In 1973, a silk roll with drawings that resemble the exercises we know today as Qìgōng 氣功 was unearthed in Mǎwángduī 馬王堆, Húnán 湖南 Province. This scroll was found in a tomb of the Hàn 漢 dynasty and dates from 168 BC. It is known as Dǎoyǐntú 導引圖.
Dǎoyǐn 導引 is a term that designates a series of psychophysical exercises performed as a way to cultivate internal energy, and which precede the modern practice of Qìgōng.
The Mawangdui texts
Mǎwángduī is the name given to the archaeological site where the tombs of three people from the ancient Kingdom of Chángshā (長沙國 Chángshā Guó) are located, in Húnán.
The name Mǎwángduī 馬王堆, "tumulus of King Mǎ", probably comes from a mis assignment of the main tomb to Mǎ Yīn 馬殷, ruler of the kingdom of Chǔ楚. Actually, the tombs belong to the minister Lì Cāng 利蒼, his wife Xīn Zhuī 辛追, and another male who is believed to be one of their sons, and possibly the original name may have been Mǎānduī 馬鞍堆, "saddle[-shaped] tumulus".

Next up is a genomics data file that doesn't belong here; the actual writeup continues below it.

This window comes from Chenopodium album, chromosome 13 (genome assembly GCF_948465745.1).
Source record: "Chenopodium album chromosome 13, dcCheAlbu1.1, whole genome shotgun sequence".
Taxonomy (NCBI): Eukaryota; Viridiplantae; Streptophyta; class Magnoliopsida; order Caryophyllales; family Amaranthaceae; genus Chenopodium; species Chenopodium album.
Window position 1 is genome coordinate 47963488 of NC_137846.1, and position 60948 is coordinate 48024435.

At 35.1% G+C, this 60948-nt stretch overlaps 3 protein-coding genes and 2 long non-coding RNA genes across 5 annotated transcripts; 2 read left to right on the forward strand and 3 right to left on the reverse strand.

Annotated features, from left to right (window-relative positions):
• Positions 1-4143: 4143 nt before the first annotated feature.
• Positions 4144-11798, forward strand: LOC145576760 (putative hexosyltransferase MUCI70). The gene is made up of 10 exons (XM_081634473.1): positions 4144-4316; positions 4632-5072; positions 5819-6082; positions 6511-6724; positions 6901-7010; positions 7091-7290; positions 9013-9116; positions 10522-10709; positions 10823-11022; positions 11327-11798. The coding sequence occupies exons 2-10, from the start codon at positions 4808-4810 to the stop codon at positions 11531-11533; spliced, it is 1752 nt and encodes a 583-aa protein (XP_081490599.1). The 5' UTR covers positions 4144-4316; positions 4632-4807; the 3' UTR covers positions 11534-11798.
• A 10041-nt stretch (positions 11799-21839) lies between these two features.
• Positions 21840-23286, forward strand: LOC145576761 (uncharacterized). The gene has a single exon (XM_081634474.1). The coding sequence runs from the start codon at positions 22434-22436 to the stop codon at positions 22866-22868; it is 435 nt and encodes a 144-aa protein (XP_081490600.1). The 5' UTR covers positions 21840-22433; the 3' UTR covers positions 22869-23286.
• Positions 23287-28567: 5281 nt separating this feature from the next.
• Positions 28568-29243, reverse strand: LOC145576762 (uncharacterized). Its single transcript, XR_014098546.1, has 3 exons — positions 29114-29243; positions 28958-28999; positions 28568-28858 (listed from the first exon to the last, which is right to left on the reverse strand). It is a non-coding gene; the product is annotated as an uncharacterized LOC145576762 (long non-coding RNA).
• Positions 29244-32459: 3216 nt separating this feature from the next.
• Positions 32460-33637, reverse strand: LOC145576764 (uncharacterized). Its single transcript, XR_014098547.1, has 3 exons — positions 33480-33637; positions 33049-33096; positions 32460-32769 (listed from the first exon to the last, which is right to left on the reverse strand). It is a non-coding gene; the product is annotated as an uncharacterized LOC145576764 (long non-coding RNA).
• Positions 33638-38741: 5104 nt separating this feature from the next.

Mǎwángduī 馬王堆 tombs.
The tombs were discovered in 1971 and began excavation the following year, completing the excavation in 1974. Among the objects unearthed in these tombs are the so-called Mǎwángduī texts (馬王堆帛書 Mǎwángduī Bóshū), a collection of manuscripts written mostly on silk that deal with a wide variety of subjects. Among them are some of the oldest copies ever found of classical texts such as the Dàodé Jīng 道德經 or the Yì Jīng 易經, as well as treatises on astronomy, history, geography, military strategy, mathematics, horsemanship, archery, philosophy and medicine.
The Mǎwángduī texts were found in tomb number 3 of the site, which belonged to a man in his thirties, possibly one of the sons of Lì Cāng. This tomb also housed a large number of weapons, suggesting that its occupant held a military position.